Eurogamer posted the first major comparisons between the English PS3 and English Xbox 360 versions of Final Fantasy XIII. There are many noticeable differences, especially in the CGI and action oriented in-game cutscenes. According to Square Enix they would be compressed to fit on 3 dual layer DVD’s while the PS3 version would have uncompressed CGI and cutscenes.
You can read the lengthy article after the break and you can check the source itself for additional screenshots and footage.
Eurogamer: “Face-Off: Final Fantasy XIII” (3 pages)
The rumours are true. Final Fantasy XIII on Xbox 360 isn’t anywhere near as impressive as it is on PlayStation 3. The real kicker is that it’s a lot worse than it should have been.
Square Enix’s latest epic – 4.5 years in the making – follows on the basic principles established by all of its PlayStation predecessors in combining an excellent 3D engine along with vast amounts of pre-rendered CG. This presented two very difficult issues for the developers tasked with porting an already mature PS3 work-in-progress over to the Xbox 360.
Firstly, the Crystal Tools engine needed to be translated across to the Microsoft platform. Secondly, the team had to find a way to compress over 32GB of CG to fit within the confines of three Xbox 360 DVDs – squeezed already by a copy protection mechanism that limits available space to a meagre 6.8GB, less than the storage potential of both PlayStation 2 and Wii.
The sheer idea of porting over a massive Blu-ray game like this onto the Xbox 360 seems like lunacy, but the good news from a conversion perspective is that the game itself is extremely linear. The core basis of the majority of the game is in negotiating very limited environments with just a few branching routes, following a yellow arrow to get to your next destination and fighting a myriad bunch of enemies as you do it.
Very rarely are you asked to return to previous locations – with just one chapter in the game dedicated to the sort of free-roaming JPRG gameplay for which Final Fantasy is renowned.
That being the case, while you can install all three discs to hard drive for a seamless experience, there really is little point over and above the convenience and noise-reduction elements. Disc-swapping on Xbox 360 is kept to an absolute minimum and has next to no impact on the experience of playing Final Fantasy XIII.
Ironically then, one of the main concerns about the conversion proves to be of little consequence at all. Unfortunately, the other niggling worries are of far greater significance.
Built from the ground upwards with an eye towards the storage limitation of the disc, and with the different architectures of the two HD consoles firmly in mind, Square Enix would have stood a good chance of getting the game looking pretty much like-for-like on both platforms. However, by just about every measurable criteria, it seems that the Xbox 360 version of Final Fantasy XIII is a quick port where the existing PS3 material has been very roughly manhandled and bludgeoned into shape in order to work on the Microsoft console.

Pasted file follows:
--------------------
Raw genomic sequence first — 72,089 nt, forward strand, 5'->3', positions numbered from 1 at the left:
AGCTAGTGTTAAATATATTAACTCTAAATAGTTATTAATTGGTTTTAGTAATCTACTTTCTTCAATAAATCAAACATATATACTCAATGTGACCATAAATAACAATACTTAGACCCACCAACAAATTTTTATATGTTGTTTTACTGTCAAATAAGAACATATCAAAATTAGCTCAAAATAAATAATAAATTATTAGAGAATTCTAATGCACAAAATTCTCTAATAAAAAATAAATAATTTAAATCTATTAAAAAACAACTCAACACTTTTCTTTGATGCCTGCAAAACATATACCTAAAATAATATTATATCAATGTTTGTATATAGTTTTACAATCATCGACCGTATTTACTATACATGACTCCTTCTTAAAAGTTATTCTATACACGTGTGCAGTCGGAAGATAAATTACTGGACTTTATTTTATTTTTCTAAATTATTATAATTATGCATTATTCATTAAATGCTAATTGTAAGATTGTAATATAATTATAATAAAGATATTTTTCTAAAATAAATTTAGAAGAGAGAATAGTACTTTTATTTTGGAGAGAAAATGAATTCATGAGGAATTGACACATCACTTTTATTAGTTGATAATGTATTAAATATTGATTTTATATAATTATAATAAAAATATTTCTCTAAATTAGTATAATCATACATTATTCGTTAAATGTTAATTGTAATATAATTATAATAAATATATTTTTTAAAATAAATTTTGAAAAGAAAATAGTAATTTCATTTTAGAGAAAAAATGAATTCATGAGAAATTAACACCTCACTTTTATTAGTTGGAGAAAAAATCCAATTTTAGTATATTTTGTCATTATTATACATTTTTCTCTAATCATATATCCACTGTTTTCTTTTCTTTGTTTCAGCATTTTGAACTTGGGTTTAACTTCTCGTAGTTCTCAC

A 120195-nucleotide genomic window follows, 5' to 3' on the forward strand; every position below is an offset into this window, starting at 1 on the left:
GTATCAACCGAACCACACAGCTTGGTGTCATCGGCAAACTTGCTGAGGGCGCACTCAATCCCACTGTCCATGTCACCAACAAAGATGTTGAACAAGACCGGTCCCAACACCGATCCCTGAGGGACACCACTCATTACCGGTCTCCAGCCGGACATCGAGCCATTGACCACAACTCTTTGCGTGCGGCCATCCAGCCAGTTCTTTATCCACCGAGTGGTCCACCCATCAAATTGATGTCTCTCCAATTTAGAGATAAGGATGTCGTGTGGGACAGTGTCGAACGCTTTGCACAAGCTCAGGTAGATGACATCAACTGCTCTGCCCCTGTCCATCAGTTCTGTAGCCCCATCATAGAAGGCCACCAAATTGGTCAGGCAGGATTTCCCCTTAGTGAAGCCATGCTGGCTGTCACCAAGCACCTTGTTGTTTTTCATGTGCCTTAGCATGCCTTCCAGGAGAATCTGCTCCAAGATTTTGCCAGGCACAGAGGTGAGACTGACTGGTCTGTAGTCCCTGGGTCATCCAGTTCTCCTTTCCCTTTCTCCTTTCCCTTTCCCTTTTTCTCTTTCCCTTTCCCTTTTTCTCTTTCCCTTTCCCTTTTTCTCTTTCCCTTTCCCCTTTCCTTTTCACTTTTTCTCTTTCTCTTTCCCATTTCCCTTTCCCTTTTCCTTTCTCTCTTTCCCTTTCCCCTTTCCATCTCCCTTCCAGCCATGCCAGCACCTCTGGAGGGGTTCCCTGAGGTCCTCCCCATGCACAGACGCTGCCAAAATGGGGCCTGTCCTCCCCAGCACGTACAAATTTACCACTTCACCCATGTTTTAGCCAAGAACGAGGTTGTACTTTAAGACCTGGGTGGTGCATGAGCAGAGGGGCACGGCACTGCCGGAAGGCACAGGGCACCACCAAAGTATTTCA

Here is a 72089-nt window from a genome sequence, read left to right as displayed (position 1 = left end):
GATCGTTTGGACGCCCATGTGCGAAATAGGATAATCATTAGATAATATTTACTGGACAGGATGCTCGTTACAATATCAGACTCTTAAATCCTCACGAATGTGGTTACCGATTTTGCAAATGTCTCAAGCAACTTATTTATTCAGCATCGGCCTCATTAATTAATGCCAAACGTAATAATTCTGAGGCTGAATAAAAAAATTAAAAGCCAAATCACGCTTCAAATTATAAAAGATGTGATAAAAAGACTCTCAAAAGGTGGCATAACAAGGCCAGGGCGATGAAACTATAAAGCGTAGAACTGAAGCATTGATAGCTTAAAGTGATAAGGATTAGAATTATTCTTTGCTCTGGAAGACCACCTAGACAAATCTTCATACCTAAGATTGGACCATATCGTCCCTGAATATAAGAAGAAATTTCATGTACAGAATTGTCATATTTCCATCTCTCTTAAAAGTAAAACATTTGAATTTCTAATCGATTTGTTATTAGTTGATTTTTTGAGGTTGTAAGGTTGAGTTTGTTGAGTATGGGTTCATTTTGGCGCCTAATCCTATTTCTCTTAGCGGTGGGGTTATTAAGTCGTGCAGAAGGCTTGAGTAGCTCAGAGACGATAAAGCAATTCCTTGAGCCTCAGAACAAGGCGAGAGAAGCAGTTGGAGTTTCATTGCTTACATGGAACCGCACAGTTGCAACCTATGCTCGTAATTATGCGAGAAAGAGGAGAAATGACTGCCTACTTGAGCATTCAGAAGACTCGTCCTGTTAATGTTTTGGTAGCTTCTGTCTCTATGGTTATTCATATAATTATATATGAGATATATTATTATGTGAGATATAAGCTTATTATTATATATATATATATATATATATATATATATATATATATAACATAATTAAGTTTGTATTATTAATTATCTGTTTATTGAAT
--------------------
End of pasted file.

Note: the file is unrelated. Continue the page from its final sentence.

First up, let’s talk about the Crystal Tools engine. Square mentioned in an interview with the Dutch Official PlayStation Magazine that a "new engine" had to be coded up for Xbox 360, but it seems to look and act very much like the PS3 one, with just a couple of very noticeable differences.
Let’s talk about the resolution then. A smattering of European and US-based websites have published pre-release Xbox 360 shots, showing a considerable drop in definition with some galleries exhibiting a somewhat washed-out look. The problem with drawing conclusions from media-derived assets is that there’s little transparency in what tech they use to take their shots. Some grabs even appeared to have mouse pointers on them, indicating that some sort of PC "print screen" function was used in their making.
However, experienced eyes out there know a legit shot when they see one, and soon the Xbox 360 version was being reported as 1024×576, with 2x multi-sampling anti-aliasing. This is up against native 720p on the original PlayStation 3 version, again with the same 2x level of MSAA, representing a fairly enormous drop of around a third of the overall resolution. So, are the stories about a reduced resolution on FFXIII 360 true? You betcha.
For those curious about how we can be so certain, the principles of pixel-counting are pretty much foolproof. On a 720p game, a diagonal line 20 pixels in height will have 20 distinct steps from top to bottom. When you look at FFXIII, there clearly only 16. So… (16/20) x 720 gives you a vertical resolution of 576 pixels. The same principles – and indeed ratios, in this case – apply to the other axis, giving horizontal resolution of 1024 pixels. The only slight confusion here could come from the HUD, which is rendered at normal 720p resolution before being overlaid on top of the 576p image. This has been standard practice for many years now with sub-HD titles, and FFXIII is no different.
So sub-HD and 1024×576 it is then. Now, with careful handling and superior texture filtering, sub-HD stands a very good chance of competing with native 720p – as Tekken 6 demonstrates. However, Namco’s game is pretty much unique in being the only console title running at a lower resolution that looks demonstrably sharper than when it’s running at 720p.